Ancestor Worship

This is a big year for multiples of 100 in classical music: the 200th birthdays of Wagner and Verdi, the centennial of Benjamin Britten. Easily lost in all this is the centennial of Witold Lutoslawski, born on this date. When I talk to people ‘inside’ music — other composers, musicians, publicists and presenters — there’s always the nodding, satisfied acknowledgement of Lutoslawski’s greatness, and an accompanying wistful expression over how infrequently his music is performed. It’s both a shame and a puzzle, because his music is truly great, arguably more important than the three more famous names, and also attractive and compelling to all sorts of ears.

Lutoslawski did what no one else in the twentieth century did, or even seriously attempted, he reconciled the extremes of experimentation from Cage with the classical tradition, producing music that is darkly colorful, intellectually and emotionally alluring and mysterious, and structurally exciting. He maintained the drama and expressive color of his beloved Chopin and Bartók while opening up the door to unpredictability, all while maintaining control of his materials, like the best before him. The YouTube videos give you a great idea of his journey. He was also as gracious a man as you will ever find and he left a deep personal impression on me when I met him in my first year of grad school. Take a look at this documentary excerpt:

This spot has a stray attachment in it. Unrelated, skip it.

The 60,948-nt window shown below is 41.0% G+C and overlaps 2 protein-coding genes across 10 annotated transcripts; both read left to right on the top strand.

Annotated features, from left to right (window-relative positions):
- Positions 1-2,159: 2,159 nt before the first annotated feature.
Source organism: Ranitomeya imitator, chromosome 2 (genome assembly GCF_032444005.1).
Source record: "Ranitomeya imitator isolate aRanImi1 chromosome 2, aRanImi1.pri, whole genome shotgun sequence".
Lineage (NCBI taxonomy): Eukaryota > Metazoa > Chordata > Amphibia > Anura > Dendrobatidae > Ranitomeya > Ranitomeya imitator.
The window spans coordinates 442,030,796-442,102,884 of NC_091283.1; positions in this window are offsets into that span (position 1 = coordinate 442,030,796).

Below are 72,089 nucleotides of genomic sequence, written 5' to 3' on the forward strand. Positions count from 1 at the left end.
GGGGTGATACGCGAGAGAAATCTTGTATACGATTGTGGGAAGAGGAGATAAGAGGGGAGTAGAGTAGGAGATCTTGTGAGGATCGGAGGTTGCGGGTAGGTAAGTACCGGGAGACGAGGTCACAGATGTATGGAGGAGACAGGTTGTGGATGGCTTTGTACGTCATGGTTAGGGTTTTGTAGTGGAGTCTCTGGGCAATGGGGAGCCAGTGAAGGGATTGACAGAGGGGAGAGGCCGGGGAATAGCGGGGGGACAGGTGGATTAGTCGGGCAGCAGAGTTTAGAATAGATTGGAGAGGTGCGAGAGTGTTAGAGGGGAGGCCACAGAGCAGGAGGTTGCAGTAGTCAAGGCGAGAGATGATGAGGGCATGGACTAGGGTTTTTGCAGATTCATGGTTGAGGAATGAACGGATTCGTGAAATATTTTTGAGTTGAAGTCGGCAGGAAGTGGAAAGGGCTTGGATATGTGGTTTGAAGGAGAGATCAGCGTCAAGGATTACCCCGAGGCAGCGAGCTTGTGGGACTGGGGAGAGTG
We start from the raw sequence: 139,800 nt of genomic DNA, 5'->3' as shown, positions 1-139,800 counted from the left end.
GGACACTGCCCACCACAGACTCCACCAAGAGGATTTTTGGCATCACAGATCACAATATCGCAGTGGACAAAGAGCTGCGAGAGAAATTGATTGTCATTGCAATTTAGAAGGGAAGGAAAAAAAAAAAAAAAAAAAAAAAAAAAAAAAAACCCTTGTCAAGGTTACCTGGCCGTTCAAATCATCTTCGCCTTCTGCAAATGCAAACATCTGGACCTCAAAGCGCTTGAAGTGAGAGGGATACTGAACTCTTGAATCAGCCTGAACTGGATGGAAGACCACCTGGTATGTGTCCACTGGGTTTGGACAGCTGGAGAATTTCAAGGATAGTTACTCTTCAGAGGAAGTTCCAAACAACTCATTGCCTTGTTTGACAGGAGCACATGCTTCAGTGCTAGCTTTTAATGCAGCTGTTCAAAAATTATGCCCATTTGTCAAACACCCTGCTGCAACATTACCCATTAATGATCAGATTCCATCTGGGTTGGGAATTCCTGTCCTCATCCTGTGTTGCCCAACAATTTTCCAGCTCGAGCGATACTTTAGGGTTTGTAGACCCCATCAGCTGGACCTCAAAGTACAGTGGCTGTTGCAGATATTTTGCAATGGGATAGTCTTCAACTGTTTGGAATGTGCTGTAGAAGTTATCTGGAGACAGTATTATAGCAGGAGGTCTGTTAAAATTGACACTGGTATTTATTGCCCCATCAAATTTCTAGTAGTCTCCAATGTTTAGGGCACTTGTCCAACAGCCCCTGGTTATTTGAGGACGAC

His death is perhaps too recent for the kind of celebration/revision/marketing opportunities that amount to a festival of concerts and boxed sets. And all of his music is available on recordings, most of them very fine. Lutoslawski conducted many performances himself and had advocates in two exceptional conductors, Esa-Pekka Salonen and Antoni Wit. Naxos has a large series of recordings of his music, while Sony had just collected Salonen’s recordings of Lutoslawski’s great symphonies. There’s also a new and ongoing series of recordings conducted by Edward Gardner on the Chandos labels, and these have been great so far. I had always preferred Salonen, and in terms of quality and value the reissue is the best first place to start with this music, but Gardner’s series is looking to be awesome, the best there is.


Author: gtra1n

I'm a composer and musician, and I write about music—I do that here, for the New York Classical Review, at the Brooklyn Rail (I edit the music section there) and any place else that will have me, like New Music Box and Music & Literature. I also wrote the Miles Davis' Bitches Brew book in the 33 1/3 series.